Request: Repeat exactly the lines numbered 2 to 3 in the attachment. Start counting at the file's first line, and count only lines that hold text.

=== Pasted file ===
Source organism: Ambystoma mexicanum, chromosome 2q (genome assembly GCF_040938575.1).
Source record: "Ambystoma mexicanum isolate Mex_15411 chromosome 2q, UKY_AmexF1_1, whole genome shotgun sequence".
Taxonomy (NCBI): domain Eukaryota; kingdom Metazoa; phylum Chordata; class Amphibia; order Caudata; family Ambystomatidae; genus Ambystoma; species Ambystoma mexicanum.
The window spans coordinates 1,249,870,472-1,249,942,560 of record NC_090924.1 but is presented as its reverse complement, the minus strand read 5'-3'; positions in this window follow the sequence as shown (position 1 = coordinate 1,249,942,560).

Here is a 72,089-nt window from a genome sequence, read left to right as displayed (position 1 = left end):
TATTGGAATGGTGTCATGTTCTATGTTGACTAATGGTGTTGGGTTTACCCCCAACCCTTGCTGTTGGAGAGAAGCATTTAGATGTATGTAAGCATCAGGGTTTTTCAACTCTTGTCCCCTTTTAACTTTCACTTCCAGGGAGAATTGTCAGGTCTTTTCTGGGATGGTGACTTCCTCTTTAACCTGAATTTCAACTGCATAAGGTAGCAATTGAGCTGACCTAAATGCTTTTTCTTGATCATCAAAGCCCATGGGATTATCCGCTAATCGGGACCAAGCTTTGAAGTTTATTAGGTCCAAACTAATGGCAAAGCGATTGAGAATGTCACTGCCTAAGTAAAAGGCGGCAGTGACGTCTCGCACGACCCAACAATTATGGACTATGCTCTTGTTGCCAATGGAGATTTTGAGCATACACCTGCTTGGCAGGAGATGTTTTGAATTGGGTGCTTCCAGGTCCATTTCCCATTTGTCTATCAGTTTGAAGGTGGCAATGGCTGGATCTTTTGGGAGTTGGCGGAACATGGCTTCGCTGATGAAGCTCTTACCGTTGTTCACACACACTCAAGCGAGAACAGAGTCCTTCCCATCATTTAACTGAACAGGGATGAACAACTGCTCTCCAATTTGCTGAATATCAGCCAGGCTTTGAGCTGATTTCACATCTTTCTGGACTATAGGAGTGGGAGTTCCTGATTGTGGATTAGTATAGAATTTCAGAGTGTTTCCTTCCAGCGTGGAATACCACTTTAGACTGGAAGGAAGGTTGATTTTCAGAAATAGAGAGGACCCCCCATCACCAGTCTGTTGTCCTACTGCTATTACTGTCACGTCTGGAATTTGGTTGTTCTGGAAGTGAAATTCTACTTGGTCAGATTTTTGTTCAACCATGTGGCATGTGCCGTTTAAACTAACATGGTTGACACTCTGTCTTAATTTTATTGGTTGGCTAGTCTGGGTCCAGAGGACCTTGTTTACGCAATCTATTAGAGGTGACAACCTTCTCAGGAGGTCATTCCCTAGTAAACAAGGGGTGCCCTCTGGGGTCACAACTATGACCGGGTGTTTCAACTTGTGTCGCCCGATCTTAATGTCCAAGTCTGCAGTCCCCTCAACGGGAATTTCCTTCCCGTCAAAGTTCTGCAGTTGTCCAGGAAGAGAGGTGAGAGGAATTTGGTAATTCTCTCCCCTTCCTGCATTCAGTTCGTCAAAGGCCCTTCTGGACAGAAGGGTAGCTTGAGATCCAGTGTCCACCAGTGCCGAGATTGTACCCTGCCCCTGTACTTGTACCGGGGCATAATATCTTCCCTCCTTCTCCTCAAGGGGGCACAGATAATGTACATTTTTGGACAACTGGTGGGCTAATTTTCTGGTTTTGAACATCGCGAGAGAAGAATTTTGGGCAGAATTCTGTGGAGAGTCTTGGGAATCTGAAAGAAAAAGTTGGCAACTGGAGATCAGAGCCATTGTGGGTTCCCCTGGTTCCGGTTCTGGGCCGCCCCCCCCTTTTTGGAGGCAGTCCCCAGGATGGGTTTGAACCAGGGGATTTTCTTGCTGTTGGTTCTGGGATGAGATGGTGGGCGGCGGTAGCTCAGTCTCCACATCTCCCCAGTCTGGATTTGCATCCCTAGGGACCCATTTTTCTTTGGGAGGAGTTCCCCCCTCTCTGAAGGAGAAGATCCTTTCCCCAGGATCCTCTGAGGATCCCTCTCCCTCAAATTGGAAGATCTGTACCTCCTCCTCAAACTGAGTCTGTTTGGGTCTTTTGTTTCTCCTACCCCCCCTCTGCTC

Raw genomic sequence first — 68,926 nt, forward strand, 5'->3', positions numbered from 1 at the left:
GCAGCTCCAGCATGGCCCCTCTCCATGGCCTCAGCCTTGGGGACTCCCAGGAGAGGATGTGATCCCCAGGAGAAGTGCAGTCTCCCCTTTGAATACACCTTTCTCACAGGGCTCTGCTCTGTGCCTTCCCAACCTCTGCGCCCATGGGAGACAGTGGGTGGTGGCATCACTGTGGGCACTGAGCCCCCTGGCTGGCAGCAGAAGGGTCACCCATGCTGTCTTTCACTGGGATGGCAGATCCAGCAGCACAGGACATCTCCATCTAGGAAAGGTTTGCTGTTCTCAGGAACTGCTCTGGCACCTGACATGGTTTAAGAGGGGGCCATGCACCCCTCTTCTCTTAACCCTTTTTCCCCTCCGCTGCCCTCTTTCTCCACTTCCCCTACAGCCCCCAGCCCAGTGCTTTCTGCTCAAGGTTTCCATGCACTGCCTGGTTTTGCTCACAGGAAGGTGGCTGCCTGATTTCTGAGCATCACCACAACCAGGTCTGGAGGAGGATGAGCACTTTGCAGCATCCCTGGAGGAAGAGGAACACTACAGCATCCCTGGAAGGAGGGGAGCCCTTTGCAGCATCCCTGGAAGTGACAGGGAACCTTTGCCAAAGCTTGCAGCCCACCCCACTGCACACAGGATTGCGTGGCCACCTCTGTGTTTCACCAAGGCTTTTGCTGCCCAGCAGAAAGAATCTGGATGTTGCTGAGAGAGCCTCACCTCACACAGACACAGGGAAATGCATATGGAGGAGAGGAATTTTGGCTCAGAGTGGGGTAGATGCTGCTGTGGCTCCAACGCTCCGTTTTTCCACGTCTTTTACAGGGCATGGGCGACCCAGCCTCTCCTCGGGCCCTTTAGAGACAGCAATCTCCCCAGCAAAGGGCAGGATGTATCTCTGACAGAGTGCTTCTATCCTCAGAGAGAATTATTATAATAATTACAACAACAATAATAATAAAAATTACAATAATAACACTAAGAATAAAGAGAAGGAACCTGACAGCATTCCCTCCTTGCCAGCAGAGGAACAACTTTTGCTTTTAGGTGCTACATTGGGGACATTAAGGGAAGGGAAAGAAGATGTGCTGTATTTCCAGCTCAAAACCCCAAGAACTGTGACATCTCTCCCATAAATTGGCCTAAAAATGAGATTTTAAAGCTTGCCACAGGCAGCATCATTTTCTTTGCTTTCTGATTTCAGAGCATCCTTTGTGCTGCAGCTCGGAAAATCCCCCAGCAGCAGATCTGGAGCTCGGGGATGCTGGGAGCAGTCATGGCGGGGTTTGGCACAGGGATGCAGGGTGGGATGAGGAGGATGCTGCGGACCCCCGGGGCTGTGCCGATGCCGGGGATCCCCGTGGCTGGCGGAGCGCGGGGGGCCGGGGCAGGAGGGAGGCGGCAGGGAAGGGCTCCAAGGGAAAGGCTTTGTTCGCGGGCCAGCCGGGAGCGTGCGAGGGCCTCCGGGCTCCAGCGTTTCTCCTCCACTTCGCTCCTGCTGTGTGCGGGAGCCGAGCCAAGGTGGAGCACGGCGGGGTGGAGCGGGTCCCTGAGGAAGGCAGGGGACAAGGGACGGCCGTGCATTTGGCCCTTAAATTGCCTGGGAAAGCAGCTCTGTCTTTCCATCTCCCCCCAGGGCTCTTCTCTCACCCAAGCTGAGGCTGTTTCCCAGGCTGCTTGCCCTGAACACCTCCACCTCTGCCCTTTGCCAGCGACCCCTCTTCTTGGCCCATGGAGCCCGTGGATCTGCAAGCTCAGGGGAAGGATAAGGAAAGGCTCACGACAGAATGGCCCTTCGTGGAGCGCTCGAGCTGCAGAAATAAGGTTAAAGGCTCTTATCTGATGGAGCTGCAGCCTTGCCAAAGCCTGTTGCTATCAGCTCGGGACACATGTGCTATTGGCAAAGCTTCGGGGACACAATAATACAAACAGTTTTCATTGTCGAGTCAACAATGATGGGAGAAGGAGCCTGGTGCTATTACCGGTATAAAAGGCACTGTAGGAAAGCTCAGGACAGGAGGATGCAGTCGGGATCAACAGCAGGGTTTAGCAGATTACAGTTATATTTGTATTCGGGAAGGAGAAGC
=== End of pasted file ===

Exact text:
Source record: "Ambystoma mexicanum isolate Mex_15411 chromosome 2q, UKY_AmexF1_1, whole genome shotgun sequence".
Taxonomy (NCBI): domain Eukaryota; kingdom Metazoa; phylum Chordata; class Amphibia; order Caudata; family Ambystomatidae; genus Ambystoma; species Ambystoma mexicanum.